About ITEST SPARCS
SPARCS aims to help participants incorporate CS lessons into the classes they teach, and inspire their students to consider careers in computing-related industries. It is funded by the National Science foundation (NSF) Innovative Technology Experiences for Students and Teachers (ITEST) program.
We are seeking middle and high school teachers to participate in the summer 2019 program. Teachers from all disciplines (science, technology, engineering, mathematics, language arts, social studies, etc.) are welcome! Prior experience with programming is not required.
This year, SPARCS will be conducted as a series of short independent workshops, distilling the best practices gleaned from our experience running SPARCS for the past 4 years.
Schedule for 2019The summer 2019 workshops are as follows:
|Problem Solving Workshop||
|App Lab Workshop||
|Master Teacher Workshop||
* Workshop times are 9:00am to 5:00pm. All activities will be at UNO's Peter Kiewit Institute (PKI) building.
Participating teachers will receive stipends of $100/day. Participants may sign up for multiple workshops. Lunch will be provided.
Additional compensation of $500 will be awarded in December 2019 if teachers present proof of SPARCS-based lesson used in class in Fall 2019.
Please fill out the application form. Applications will be reviewed on a rolling basis starting May 20, 2019.
Applications for a given workshop will close one week before the scheduled session. A session may be canceled if there are fewer than 5 participants signed up one week before the session.
Questions? Email Harvey Siy at email@example.com.
BackgroundTo keep pace with today's computer and technology-driven workforce, strategies that foster student investment in Computer Science (CS) education are sorely needed. SPARCS is a NSF-supported project that targets this need. SPARCS is a collaborative effort between University of Nebraska at Omaha faculty in Computer Science and Teacher Education Departments, and industry partners from major Omaha area businesses. It is aimed at significantly increasing the number of middle school students in the metropolitan Omaha area and the State of Nebraska who have access to Computer Science education opportunities and ultimately enhanced interdisciplinary career pathways in computing.
CS careers are among the fastest growing job sectors today. The realization that there will be a million more computing-related jobs than graduates by 2020 has led to many initiatives for promoting CS education. SPARCS builds on the momentum of initiatives such as National CS Education Week and Hour of Code by giving middle school students continuing exposure to computing concepts throughout the school year in a way that authentically connects to existing age-appropriate learning objectives and students' personal interests. Lesson modules will teach students how to use computational thinking to investigate problems that matter to them. This empowers students to dive deeper into computing by providing them with strategic, stimulating, and integrated CS experiences, and sparking their curiosity in computing-enabled career trajectories. Middle school is arguably the most critical period in influencing students educational pathways and career choices. Unfortunately, current middle school curricula are desperately lacking in CS instruction and exposure.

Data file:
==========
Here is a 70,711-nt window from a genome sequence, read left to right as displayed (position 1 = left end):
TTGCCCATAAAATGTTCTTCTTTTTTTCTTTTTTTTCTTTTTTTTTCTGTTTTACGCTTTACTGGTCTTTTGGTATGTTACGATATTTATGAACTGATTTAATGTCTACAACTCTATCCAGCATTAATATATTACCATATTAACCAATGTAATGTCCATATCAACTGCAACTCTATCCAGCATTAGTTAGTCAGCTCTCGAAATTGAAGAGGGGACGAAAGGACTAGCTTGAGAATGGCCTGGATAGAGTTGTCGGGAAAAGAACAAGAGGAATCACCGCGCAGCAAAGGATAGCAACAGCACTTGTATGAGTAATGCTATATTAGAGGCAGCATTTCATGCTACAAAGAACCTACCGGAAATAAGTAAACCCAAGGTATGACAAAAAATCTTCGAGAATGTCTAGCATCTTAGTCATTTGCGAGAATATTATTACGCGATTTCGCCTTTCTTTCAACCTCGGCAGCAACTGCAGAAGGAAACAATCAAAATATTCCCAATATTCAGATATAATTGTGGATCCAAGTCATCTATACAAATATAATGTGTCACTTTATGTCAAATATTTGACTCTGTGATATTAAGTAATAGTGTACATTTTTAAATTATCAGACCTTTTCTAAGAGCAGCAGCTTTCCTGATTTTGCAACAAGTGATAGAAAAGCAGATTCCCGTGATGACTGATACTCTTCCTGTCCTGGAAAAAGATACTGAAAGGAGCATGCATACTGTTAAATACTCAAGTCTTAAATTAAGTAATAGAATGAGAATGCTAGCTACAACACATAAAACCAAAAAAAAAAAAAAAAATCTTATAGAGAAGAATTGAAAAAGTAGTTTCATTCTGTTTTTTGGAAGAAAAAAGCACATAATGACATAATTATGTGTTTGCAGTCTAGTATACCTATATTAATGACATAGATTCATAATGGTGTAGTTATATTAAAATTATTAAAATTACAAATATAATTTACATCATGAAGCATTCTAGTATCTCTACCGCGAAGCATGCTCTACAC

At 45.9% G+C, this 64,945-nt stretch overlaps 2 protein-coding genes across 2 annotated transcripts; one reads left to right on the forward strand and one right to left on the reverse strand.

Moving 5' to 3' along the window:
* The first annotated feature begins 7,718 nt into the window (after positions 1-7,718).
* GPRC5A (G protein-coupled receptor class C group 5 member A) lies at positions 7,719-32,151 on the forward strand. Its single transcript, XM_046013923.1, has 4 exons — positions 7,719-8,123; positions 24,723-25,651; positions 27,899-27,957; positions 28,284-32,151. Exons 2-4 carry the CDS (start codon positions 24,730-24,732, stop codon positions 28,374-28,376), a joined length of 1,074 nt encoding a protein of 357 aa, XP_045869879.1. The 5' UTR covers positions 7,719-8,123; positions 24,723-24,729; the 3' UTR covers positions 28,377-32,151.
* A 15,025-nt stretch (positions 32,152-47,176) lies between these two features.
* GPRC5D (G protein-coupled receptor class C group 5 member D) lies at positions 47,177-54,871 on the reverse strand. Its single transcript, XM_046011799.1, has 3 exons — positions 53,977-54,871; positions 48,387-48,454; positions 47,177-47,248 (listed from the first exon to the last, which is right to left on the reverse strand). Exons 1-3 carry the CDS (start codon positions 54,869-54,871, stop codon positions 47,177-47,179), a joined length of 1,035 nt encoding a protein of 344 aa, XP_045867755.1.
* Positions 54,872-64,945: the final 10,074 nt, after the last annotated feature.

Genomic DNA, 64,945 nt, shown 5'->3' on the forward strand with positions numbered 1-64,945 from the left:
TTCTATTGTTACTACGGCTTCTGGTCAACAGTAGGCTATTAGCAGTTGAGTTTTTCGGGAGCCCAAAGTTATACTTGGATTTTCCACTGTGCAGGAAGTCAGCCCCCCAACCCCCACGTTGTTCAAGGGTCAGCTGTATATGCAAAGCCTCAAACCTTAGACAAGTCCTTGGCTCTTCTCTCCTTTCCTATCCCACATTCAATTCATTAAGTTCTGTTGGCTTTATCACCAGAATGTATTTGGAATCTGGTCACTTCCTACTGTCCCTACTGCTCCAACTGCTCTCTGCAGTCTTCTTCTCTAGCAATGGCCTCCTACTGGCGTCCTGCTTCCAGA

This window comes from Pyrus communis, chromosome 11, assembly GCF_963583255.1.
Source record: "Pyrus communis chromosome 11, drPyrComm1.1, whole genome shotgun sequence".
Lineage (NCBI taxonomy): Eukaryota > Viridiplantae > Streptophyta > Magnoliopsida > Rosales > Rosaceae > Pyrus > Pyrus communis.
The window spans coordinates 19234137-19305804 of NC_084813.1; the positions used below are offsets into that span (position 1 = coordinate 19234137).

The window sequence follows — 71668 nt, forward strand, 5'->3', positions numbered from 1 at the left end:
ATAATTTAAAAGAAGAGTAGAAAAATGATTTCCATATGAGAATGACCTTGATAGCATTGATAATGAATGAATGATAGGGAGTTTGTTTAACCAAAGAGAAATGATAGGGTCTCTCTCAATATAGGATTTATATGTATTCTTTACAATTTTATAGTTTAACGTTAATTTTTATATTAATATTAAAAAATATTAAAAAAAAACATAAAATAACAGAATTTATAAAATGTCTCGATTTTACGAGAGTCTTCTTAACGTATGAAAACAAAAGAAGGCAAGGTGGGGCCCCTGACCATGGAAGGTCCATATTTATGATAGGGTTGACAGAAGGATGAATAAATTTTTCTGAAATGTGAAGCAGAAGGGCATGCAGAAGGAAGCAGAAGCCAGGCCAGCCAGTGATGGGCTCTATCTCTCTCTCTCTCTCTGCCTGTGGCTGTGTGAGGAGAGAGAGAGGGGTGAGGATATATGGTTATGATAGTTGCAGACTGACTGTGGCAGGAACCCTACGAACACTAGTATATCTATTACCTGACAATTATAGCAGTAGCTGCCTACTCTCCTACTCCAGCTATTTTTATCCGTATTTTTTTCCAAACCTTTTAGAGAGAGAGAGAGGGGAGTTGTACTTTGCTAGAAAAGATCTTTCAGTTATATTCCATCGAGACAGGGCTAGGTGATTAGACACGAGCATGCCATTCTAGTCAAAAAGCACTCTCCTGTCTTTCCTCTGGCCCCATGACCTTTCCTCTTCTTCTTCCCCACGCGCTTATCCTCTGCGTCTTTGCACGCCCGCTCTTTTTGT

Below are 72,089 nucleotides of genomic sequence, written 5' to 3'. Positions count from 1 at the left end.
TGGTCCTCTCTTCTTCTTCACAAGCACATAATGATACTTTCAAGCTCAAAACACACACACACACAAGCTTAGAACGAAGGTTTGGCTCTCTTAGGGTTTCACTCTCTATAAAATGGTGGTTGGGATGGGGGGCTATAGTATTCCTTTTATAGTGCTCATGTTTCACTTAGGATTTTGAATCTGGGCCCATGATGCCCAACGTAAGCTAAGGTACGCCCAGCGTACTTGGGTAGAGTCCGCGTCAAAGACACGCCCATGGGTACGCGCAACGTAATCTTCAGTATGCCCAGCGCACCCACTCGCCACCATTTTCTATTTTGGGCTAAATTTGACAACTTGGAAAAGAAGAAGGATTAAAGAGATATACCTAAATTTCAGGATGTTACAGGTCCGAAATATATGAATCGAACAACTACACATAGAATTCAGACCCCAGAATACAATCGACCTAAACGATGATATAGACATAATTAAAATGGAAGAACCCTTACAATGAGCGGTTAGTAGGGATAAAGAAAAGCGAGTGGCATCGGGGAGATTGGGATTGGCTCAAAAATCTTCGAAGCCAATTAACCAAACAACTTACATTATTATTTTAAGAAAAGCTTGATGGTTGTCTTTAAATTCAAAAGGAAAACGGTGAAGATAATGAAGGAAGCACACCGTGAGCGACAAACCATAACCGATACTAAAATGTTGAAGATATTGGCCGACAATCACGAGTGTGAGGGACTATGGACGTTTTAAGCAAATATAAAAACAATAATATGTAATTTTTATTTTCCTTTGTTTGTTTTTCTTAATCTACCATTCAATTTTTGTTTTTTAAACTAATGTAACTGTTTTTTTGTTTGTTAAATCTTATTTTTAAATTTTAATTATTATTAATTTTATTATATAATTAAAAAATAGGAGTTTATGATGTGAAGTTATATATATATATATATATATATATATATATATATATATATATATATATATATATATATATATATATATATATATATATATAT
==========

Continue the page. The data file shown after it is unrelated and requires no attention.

SPARCS tackles this challenge by developing and supporting a cohort of middle school teachers trained in the basic principles and practices of computer science, and helping them to infuse computational thinking into middle schoolers' latent creativity and capacity for problem solving. The project team will achieve this goal by adopting a new teaching and learning model that consists of (1) a Problem-Based Learning (PBL) approach that cultivates creative, inquiry-driven thinking, and (2) a Personalized Implementation Portfolio (PIP) strategy that collaboratively enables teachers to integrate customizable CS lesson modules into their school's existing STEM curricula. The PBL lessons will draw upon computing-related problems from the teachers' areas of discipline and from business and industrial partners.
- Harvey Siy (primary contact), firstname.lastname@example.org
- Brian Dorn, email@example.com
- Neal Grandgenett, firstname.lastname@example.org
- Jong-Hoon Youn, email@example.com
- Qiuming Zhu, firstname.lastname@example.org
This project is supported by the National Science Foundation under Grant Number DRL-1433788.